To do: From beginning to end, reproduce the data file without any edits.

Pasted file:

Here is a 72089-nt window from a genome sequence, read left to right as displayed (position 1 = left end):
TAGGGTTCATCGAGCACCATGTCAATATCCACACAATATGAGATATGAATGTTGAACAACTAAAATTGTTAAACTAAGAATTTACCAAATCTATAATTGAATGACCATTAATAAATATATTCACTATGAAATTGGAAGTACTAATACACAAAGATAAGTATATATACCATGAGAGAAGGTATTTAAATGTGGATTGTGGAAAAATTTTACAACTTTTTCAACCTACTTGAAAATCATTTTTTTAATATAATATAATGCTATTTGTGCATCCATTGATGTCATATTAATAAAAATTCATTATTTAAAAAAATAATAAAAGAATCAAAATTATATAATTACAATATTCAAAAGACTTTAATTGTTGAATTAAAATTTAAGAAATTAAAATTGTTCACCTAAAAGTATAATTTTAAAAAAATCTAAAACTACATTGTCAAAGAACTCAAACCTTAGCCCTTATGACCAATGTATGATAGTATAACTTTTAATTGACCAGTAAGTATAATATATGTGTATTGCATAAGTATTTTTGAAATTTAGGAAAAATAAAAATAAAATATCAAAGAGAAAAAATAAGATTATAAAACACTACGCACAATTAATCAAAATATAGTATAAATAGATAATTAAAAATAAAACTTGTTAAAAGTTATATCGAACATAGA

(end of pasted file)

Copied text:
Here is a 72089-nt window from a genome sequence, read left to right as displayed (position 1 = left end):
TAGGGTTCATCGAGCACCATGTCAATATCCACACAATATGAGATATGAATGTTGAACAACTAAAATTGTTAAACTAAGAATTTACCAAATCTATAATTGAATGACCATTAATAAATATATTCACTATGAAATTGGAAGTACTAATACACAAAGATAAGTATATATACCATGAGAGAAGGTATTTAAATGTGGATTGTGGAAAAATTTTACAACTTTTTCAACCTACTTGAAAATCATTTTTTTAATATAATATAATGCTATTTGTGCATCCATTGATGTCATATTAATAAAAATTCATTATTTAAAAAAATAATAAAAGAATCAAAATTATATAATTACAATATTCAAAAGACTTTAATTGTTGAATTAAAATTTAAGAAATTAAAATTGTTCACCTAAAAGTATAATTTTAAAAAAATCTAAAACTACATTGTCAAAGAACTCAAACCTTAGCCCTTATGACCAATGTATGATAGTATAACTTTTAATTGACCAGTAAGTATAATATATGTGTATTGCATAAGTATTTTTGAAATTTAGGAAAAATAAAAATAAAATATCAAAGAGAAAAAATAAGATTATAAAACACTACGCACAATTAATCAAAATATAGTATAAATAGATAATTAAAAATAAAACTTGTTAAAAGTTATATCGAACATAGA